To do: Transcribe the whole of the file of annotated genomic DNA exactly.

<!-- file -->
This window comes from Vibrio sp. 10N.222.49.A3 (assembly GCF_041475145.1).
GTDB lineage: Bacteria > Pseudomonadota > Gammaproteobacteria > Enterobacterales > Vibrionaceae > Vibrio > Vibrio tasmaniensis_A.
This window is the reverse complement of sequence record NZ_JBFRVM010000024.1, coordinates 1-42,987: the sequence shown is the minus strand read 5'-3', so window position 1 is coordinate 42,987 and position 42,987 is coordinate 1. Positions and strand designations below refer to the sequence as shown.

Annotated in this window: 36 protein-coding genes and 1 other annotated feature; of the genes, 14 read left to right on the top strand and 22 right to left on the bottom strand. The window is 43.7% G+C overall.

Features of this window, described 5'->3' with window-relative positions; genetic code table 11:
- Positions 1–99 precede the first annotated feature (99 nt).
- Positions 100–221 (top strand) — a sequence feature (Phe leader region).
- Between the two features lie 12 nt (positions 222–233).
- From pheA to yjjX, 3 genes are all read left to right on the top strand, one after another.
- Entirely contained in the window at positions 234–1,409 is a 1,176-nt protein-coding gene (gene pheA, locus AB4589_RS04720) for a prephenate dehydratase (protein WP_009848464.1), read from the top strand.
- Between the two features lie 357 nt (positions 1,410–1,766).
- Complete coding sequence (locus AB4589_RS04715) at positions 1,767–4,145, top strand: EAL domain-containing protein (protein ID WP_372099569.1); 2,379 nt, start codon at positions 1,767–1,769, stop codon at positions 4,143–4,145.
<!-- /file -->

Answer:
This window comes from Vibrio sp. 10N.222.49.A3 (assembly GCF_041475145.1).
GTDB lineage: Bacteria > Pseudomonadota > Gammaproteobacteria > Enterobacterales > Vibrionaceae > Vibrio > Vibrio tasmaniensis_A.
This window is the reverse complement of sequence record NZ_JBFRVM010000024.1, coordinates 1-42,987: the sequence shown is the minus strand read 5'-3', so window position 1 is coordinate 42,987 and position 42,987 is coordinate 1. Positions and strand designations below refer to the sequence as shown.

Annotated in this window: 36 protein-coding genes and 1 other annotated feature; of the genes, 14 read left to right on the top strand and 22 right to left on the bottom strand. The window is 43.7% G+C overall.

Features of this window, described 5'->3' with window-relative positions; genetic code table 11:
- Positions 1–99 precede the first annotated feature (99 nt).
- Positions 100–221 (top strand) — a sequence feature (Phe leader region).
- Between the two features lie 12 nt (positions 222–233).
- From pheA to yjjX, 3 genes are all read left to right on the top strand, one after another.
- Entirely contained in the window at positions 234–1,409 is a 1,176-nt protein-coding gene (gene pheA, locus AB4589_RS04720) for a prephenate dehydratase (protein WP_009848464.1), read from the top strand.
- Between the two features lie 357 nt (positions 1,410–1,766).
- Complete coding sequence (locus AB4589_RS04715) at positions 1,767–4,145, top strand: EAL domain-containing protein (protein ID WP_372099569.1); 2,379 nt, start codon at positions 1,767–1,769, stop codon at positions 4,143–4,145.